OBJECTIVE: To trial the Parents’ Evaluation of Developmental Status (PEDS®) as an instrument for reporting developmental concerns for Australian preschool children.
METHOD: A cross-sectional survey of parents and carers of 262 children attending five day-care centres and two kindergartens in Melbourne was conducted between October and November 1999. Parents and carers completed the written PEDS® questionnaire, comprising 10 questions eliciting concerns about learning, development and behaviour, and answered questions about the acceptability and use of the PEDS®. RESULTS: Of 445 children, 389 were eligible for inclusion. Complete parent and carer PEDS® data were available for 262 children (67% response: 47% boys; 53% girls) aged from 18 months to 5 years, 9 months. Most parents found the PEDS® questionnaire easy to complete (98%) and likely to be useful to health professionals (89%). Twenty-four children (9%) were classified as being at high-risk of disabilities and 49 (19%) were classified as being at medium-risk of disabilities. Parents of 125 children (48%) reported no concerns. The prevalence of parental concerns was similar to the USA norming sample. Carers reported similar prevalences of concerns. Although overall agreement was high, parent/carer kappa-values were modest, being highest for the gross motor (kappa = 0.40) and social-emotional (kappa = 0.37) domains.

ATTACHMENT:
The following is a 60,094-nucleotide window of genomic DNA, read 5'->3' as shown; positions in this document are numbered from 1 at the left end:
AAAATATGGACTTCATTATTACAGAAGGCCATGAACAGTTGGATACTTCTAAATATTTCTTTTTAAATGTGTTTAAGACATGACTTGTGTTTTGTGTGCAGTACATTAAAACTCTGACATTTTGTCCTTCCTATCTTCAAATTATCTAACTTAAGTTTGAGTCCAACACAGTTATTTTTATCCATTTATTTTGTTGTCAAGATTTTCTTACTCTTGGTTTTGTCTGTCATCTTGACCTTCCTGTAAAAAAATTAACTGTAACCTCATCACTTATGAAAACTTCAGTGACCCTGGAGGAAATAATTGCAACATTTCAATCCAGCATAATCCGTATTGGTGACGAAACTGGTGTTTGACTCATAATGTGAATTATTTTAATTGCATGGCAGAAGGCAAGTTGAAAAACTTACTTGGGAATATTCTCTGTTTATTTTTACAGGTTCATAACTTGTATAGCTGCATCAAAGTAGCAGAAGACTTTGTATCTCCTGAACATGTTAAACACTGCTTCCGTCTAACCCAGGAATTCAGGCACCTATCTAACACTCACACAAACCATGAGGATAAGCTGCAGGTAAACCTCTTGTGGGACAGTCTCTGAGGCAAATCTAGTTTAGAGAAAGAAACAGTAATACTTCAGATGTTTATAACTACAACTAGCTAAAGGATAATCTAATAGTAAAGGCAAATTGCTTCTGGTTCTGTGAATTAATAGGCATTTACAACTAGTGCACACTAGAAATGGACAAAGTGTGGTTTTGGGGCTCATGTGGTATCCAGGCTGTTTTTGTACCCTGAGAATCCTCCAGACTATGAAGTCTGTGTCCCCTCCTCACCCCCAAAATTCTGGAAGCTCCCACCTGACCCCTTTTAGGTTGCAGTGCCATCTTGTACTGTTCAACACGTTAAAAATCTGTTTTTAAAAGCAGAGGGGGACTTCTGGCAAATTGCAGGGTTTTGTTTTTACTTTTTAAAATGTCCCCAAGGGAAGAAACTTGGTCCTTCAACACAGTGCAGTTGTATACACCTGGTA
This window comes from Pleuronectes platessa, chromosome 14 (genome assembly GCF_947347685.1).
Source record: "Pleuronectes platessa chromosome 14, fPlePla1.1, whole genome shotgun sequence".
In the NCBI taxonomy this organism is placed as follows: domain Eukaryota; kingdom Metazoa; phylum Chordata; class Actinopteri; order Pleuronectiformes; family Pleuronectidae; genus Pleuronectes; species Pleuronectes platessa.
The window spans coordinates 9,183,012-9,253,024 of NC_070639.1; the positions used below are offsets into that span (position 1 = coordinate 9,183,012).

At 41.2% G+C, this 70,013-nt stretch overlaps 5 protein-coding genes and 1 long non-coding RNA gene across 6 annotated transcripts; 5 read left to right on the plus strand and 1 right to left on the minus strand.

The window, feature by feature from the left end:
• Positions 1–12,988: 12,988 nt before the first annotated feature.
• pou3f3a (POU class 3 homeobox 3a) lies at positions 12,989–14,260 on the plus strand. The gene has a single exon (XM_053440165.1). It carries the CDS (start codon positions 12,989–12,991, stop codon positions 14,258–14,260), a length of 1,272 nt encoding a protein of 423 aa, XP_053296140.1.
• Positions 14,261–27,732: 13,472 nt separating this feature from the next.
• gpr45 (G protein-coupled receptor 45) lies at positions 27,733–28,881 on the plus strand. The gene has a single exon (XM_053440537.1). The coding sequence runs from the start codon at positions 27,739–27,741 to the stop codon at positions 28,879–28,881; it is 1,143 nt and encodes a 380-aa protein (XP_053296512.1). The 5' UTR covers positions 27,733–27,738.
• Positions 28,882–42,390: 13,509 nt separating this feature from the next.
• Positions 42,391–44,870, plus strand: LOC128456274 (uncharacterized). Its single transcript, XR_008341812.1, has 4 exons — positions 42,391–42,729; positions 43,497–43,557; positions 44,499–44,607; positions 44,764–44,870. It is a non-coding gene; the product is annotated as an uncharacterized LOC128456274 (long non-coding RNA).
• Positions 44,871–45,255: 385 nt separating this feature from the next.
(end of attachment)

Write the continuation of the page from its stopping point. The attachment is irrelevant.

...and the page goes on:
CONCLUSIONS: The PEDS® is acceptable to parents of Australian preschool children, with a prevalence of significant concerns (i.e. children at highand medium-risk of developmental problems) that is similar to those in the USA. Further research is needed to assess what factors differentially influence whether a concern is felt in a particular domain for a particular child.